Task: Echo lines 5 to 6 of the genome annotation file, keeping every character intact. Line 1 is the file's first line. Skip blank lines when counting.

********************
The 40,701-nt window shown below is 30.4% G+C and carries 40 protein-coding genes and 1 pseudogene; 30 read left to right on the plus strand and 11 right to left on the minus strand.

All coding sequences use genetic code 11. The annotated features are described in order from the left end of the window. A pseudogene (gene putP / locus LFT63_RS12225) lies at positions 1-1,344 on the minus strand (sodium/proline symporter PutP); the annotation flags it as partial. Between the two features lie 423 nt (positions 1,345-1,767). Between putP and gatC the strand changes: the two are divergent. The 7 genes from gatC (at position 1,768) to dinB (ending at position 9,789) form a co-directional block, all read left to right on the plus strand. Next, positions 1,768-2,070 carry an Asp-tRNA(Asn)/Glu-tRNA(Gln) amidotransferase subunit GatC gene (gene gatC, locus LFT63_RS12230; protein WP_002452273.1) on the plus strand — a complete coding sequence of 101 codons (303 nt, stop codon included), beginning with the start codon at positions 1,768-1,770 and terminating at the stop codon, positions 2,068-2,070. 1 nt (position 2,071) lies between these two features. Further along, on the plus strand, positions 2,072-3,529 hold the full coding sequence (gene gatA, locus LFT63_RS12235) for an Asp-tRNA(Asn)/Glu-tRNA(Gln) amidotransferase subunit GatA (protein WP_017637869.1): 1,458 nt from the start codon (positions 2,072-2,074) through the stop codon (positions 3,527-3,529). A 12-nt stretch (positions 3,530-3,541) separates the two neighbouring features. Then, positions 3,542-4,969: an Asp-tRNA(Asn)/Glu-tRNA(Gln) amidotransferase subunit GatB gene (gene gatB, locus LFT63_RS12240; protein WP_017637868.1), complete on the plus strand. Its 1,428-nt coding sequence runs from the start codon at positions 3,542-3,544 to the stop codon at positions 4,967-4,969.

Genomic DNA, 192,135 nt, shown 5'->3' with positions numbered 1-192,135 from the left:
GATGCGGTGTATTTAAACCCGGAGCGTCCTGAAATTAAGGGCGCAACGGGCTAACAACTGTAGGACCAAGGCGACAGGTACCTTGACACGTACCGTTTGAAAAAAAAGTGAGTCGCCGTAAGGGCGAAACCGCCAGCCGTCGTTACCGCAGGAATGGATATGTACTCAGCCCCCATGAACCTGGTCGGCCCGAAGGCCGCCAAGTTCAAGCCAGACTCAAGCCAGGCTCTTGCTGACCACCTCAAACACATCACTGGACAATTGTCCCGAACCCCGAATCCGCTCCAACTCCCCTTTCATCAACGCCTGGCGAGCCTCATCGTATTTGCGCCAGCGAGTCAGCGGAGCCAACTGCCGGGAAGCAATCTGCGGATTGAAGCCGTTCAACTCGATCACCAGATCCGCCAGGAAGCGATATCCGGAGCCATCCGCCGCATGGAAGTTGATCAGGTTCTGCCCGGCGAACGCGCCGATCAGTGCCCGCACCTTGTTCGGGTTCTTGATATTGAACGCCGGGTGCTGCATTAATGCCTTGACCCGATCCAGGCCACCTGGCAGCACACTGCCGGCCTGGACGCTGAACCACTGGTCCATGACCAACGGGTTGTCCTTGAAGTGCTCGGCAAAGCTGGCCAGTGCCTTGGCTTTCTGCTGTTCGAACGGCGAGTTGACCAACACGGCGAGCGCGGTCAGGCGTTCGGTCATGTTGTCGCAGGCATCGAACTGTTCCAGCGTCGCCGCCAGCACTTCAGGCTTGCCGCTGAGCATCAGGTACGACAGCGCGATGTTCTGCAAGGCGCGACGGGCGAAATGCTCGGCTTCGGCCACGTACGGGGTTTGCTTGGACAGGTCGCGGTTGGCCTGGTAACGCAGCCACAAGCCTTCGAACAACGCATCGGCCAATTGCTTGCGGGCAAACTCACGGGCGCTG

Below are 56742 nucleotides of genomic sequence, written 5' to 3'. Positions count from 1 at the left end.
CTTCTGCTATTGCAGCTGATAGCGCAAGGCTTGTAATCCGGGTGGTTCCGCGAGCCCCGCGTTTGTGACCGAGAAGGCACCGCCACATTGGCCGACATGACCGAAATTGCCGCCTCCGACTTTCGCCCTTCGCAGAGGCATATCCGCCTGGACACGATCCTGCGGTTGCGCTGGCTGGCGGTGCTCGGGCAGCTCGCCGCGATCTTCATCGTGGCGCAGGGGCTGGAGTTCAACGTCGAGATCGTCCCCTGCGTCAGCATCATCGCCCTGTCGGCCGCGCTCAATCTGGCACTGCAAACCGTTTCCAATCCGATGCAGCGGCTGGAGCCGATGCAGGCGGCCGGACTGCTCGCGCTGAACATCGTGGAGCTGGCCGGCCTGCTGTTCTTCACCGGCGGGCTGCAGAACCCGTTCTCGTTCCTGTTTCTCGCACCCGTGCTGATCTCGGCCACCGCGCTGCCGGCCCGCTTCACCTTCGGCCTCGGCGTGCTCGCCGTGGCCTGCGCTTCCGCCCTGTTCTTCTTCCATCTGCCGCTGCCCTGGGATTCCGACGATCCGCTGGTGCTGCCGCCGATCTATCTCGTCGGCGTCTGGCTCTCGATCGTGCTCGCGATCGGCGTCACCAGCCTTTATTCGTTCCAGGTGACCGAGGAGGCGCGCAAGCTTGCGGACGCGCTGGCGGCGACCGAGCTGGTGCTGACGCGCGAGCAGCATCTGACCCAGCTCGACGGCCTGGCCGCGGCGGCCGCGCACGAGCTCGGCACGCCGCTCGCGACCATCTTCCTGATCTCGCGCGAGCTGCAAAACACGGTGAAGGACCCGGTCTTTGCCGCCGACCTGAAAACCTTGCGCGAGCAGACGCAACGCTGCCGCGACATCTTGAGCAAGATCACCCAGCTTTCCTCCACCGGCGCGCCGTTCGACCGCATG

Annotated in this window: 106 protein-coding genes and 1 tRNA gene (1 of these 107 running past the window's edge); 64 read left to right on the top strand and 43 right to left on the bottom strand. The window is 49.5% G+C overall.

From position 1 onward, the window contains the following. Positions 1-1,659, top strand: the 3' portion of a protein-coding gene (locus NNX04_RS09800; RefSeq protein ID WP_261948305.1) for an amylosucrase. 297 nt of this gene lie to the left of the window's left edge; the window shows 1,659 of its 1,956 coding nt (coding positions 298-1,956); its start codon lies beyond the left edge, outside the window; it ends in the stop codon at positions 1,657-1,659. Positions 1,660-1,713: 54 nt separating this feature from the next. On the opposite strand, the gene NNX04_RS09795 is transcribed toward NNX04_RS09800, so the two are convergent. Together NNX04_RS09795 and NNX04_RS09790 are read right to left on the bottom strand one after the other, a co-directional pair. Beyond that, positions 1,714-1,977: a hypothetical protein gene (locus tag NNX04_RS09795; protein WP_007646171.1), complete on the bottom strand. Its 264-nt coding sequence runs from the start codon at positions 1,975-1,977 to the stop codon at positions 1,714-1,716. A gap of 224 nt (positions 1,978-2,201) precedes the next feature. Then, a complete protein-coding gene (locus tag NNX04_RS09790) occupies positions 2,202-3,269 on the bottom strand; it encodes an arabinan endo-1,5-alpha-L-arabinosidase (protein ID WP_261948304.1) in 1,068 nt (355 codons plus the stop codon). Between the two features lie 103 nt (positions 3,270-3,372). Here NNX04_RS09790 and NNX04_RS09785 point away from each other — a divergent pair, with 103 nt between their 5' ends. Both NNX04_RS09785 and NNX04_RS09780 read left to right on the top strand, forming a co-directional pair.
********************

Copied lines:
Below are 56742 nucleotides of genomic sequence, written 5' to 3'. Positions count from 1 at the left end.
CTTCTGCTATTGCAGCTGATAGCGCAAGGCTTGTAATCCGGGTGGTTCCGCGAGCCCCGCGTTTGTGACCGAGAAGGCACCGCCACATTGGCCGACATGACCGAAATTGCCGCCTCCGACTTTCGCCCTTCGCAGAGGCATATCCGCCTGGACACGATCCTGCGGTTGCGCTGGCTGGCGGTGCTCGGGCAGCTCGCCGCGATCTTCATCGTGGCGCAGGGGCTGGAGTTCAACGTCGAGATCGTCCCCTGCGTCAGCATCATCGCCCTGTCGGCCGCGCTCAATCTGGCACTGCAAACCGTTTCCAATCCGATGCAGCGGCTGGAGCCGATGCAGGCGGCCGGACTGCTCGCGCTGAACATCGTGGAGCTGGCCGGCCTGCTGTTCTTCACCGGCGGGCTGCAGAACCCGTTCTCGTTCCTGTTTCTCGCACCCGTGCTGATCTCGGCCACCGCGCTGCCGGCCCGCTTCACCTTCGGCCTCGGCGTGCTCGCCGTGGCCTGCGCTTCCGCCCTGTTCTTCTTCCATCTGCCGCTGCCCTGGGATTCCGACGATCCGCTGGTGCTGCCGCCGATCTATCTCGTCGGCGTCTGGCTCTCGATCGTGCTCGCGATCGGCGTCACCAGCCTTTATTCGTTCCAGGTGACCGAGGAGGCGCGCAAGCTTGCGGACGCGCTGGCGGCGACCGAGCTGGTGCTGACGCGCGAGCAGCATCTGACCCAGCTCGACGGCCTGGCCGCGGCGGCCGCGCACGAGCTCGGCACGCCGCTCGCGACCATCTTCCTGATCTCGCGCGAGCTGCAAAACACGGTGAAGGACCCGGTCTTTGCCGCCGACCTGAAAACCTTGCGCGAGCAGACGCAACGCTGCCGCGACATCTTGAGCAAGATCACCCAGCTTTCCTCCACCGGCGCGCCGTTCGACCGCATG